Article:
A Closer Look At The Seinfeld Food Fight
Professor Mark Lemley is quoted in The New York Times City Room Blog commenting on the merits of a copyright lawsuit. The article talks about the differences between what's illegal and what's unethical when it comes to copyright law:
Intellectual property experts, however, say that no matter whether Mrs. Seinfeld was “inspired” by Ms. Lapine’s work, Ms. Lapine has a very weak legal case given how the law is structured.
Mark Lemley, an intellectual property law professor at Stanford, explained that there was a difference between ideas (not protected by copyright) and their expression (protected).
“We don’t want only one person being able to communicate an idea,” Professor Lemley said, “so the goal of copyright law is to protect the work that you put into expressing that idea, but not the idea itself. In the particular context of recipes is that you can copyright the text of the recipes, but you don’t get any rights over the choice of recipes or the selection of the ingredients.”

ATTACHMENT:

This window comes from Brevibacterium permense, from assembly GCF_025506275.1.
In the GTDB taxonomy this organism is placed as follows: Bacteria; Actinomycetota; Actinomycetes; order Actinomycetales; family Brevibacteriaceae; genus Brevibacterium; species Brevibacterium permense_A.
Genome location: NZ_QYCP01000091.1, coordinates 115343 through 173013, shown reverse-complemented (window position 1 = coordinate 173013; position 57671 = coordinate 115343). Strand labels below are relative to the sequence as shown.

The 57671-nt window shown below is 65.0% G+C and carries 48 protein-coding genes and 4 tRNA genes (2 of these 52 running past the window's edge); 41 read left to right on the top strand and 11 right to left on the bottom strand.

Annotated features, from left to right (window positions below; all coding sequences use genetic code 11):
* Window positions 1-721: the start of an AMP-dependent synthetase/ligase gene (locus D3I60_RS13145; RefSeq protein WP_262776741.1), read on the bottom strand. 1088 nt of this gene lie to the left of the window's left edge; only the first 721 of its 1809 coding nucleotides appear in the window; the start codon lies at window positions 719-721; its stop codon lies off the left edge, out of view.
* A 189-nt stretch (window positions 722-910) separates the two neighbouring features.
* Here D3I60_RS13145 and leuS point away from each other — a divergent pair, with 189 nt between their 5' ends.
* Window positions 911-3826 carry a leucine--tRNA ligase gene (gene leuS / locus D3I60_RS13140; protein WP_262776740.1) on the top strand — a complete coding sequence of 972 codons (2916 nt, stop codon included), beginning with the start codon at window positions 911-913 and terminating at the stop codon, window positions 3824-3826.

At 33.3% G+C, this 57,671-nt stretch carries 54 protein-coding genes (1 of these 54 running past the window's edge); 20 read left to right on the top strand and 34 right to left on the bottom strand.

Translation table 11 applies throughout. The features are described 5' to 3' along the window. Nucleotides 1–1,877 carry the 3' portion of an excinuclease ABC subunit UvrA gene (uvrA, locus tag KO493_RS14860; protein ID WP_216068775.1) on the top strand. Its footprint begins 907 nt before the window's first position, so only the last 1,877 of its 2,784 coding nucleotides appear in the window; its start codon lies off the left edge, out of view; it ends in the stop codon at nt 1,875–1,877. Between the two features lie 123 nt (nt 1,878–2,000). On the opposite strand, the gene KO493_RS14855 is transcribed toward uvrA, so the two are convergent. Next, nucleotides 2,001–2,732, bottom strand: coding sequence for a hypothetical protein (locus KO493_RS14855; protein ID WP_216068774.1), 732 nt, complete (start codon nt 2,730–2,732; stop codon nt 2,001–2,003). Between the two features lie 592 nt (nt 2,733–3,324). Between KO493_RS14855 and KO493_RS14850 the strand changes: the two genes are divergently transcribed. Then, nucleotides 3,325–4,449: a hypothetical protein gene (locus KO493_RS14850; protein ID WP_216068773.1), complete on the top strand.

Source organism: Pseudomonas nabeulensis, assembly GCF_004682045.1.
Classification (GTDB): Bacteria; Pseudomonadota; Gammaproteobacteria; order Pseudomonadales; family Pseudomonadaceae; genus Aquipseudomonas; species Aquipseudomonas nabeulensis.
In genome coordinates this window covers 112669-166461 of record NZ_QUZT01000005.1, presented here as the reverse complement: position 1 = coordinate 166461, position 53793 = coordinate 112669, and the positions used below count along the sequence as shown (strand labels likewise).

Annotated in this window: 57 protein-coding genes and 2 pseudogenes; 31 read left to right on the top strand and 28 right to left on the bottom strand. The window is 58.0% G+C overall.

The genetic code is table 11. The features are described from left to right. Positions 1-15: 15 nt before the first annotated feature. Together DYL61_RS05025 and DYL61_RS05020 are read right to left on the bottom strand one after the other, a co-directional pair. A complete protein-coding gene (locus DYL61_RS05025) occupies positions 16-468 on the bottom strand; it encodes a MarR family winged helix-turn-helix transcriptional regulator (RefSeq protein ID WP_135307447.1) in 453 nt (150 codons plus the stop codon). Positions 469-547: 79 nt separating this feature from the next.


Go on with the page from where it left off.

“Conceivably you could patent the idea if you could prove you were the first one to have done it,” Professor Lemley said. “But my guess is that neither of these people were the first to come up with the idea.”
Why would anyone fight this potentially weak copyright case? Professor Lemley ventures:
“... I guess these individuals have deep pockets,” Professor Lemley said.